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Weighing the Pros & Cons of Taking Insurance?

Weighing the Pros & Cons of Taking Insurance?

All You Need to Know to Decide if Mental Health Billing is for You

Guest post by Kym Tolson, LCSW, CSAC

Have you thought about taking insurance in your private practice, but then give up because you are afraid, nervous, or overwhelmed?

Or maybe you’re worried that you don’t have enough time to bill insurance and see clients?

First, let’s talk about the 6 benefits of taking insurance in your private practice.

Some of the main reasons to think about accepting insurance for therapy, are that it will give you more freedom, flexibility, and financial security.

PROS: 6 of the Biggest Benefits of Billing Insurance

  1. Get Access to a Huge Pool of Potential Clients
    Once you get paneled with insurance companies, they will add you to a referral network that sends a steady stream of clients your way. 30-50% of therapists are running their own practices, billing insurance, and enjoying schedule flexibility, according to the above article.
  2. You Attract More Clients When You Accept Insurance
    Not only do you get a bigger pool of clients when you take insurance, but your existing clients will be able to come more often due to lower copays. Accepting insurance gives you more consistent work because it allows clients to increase the number of sessions they do from bi-weekly to weekly, etc. Imagine going from paying $100 per session to $20, and you can see what a difference it could make to your client base.According to a report done by the U.S. Dept. of Health and Human Development mentioned in this article, less than half of the 45 million adults suffering from mental health problems see a therapist. The number one reason is they just can’t afford it, with or without insurance. Taking insurance gives more people who need it the chance to get help.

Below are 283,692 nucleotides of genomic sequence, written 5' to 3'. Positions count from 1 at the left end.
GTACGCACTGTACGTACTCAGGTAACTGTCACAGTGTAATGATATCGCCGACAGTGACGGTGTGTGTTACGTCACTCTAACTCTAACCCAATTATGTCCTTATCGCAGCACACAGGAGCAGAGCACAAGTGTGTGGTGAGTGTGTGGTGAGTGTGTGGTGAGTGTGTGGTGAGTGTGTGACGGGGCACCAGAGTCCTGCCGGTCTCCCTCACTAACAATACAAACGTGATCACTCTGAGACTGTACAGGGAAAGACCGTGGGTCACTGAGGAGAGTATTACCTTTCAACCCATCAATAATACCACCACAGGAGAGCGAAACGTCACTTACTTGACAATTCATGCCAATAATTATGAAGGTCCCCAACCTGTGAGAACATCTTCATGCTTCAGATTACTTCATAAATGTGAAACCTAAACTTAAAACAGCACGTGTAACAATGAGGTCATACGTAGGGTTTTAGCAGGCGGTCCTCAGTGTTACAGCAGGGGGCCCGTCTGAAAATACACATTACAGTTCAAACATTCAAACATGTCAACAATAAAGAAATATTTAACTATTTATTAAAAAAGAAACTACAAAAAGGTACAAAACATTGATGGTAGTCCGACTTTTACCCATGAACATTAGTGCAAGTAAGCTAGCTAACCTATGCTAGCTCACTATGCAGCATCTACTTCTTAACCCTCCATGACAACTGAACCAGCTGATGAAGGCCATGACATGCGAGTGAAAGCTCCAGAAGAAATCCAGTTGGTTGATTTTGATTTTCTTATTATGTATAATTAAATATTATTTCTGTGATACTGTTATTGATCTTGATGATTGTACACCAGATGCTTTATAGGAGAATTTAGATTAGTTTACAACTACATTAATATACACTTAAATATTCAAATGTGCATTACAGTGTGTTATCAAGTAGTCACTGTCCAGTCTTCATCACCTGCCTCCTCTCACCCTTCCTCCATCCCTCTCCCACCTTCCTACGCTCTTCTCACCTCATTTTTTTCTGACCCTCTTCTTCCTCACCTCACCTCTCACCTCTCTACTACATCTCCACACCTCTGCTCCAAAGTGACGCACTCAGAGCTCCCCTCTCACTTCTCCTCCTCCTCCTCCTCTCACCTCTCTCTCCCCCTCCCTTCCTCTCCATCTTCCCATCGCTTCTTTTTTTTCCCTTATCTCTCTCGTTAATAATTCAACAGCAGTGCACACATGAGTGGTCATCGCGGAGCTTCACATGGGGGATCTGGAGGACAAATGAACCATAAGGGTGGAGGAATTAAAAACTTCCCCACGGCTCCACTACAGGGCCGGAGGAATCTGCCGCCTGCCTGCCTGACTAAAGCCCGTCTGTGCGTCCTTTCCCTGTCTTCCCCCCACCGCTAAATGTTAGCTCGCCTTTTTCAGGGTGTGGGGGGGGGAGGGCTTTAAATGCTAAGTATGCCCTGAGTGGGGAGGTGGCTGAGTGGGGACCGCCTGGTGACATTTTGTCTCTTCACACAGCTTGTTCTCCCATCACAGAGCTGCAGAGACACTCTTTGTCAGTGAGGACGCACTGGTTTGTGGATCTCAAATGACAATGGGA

3. Greater Financial Security Due to Predictable Payments
    The payment schedules for insurance companies are fast and predictable. The benefit is that you know exactly what you get paid and when, and that gives you financial security and stability.
  4. Save Time & Money Marketing Your Business
    Once you are on a panel, the insurance company will advertise you on their website. Yes, you heard that right — free marketing! Save time and money on advertising costs, because the insurance companies do it for you. If you hate this part of running your business, you will love taking insurance.
  5. Get More Clients in Your Targeted Specialty or Niche
    Insurance companies will ask you to set a specialty area you want to work in, and then send potential clients your way based on this niche. I now refer the clients outside my specialty to other providers, so I get to focus on the niche I most enjoy.
  6. Keep Clients For the Long Term
    Thanks to lower copays, clients will be able to stick around longer too. Most people are looking for therapists that take their insurance. However, therapists are the least likely of all health providers to take insurance.

CONS: Issues to Be Aware of When Taking Insurance

  1. Time to File Claims & Deal With Insurance-Related Items
    Estimate an extra 30 to 60 minutes per week, on a good week, to process claims. If there is a denied claim, definitely expect to spend more time.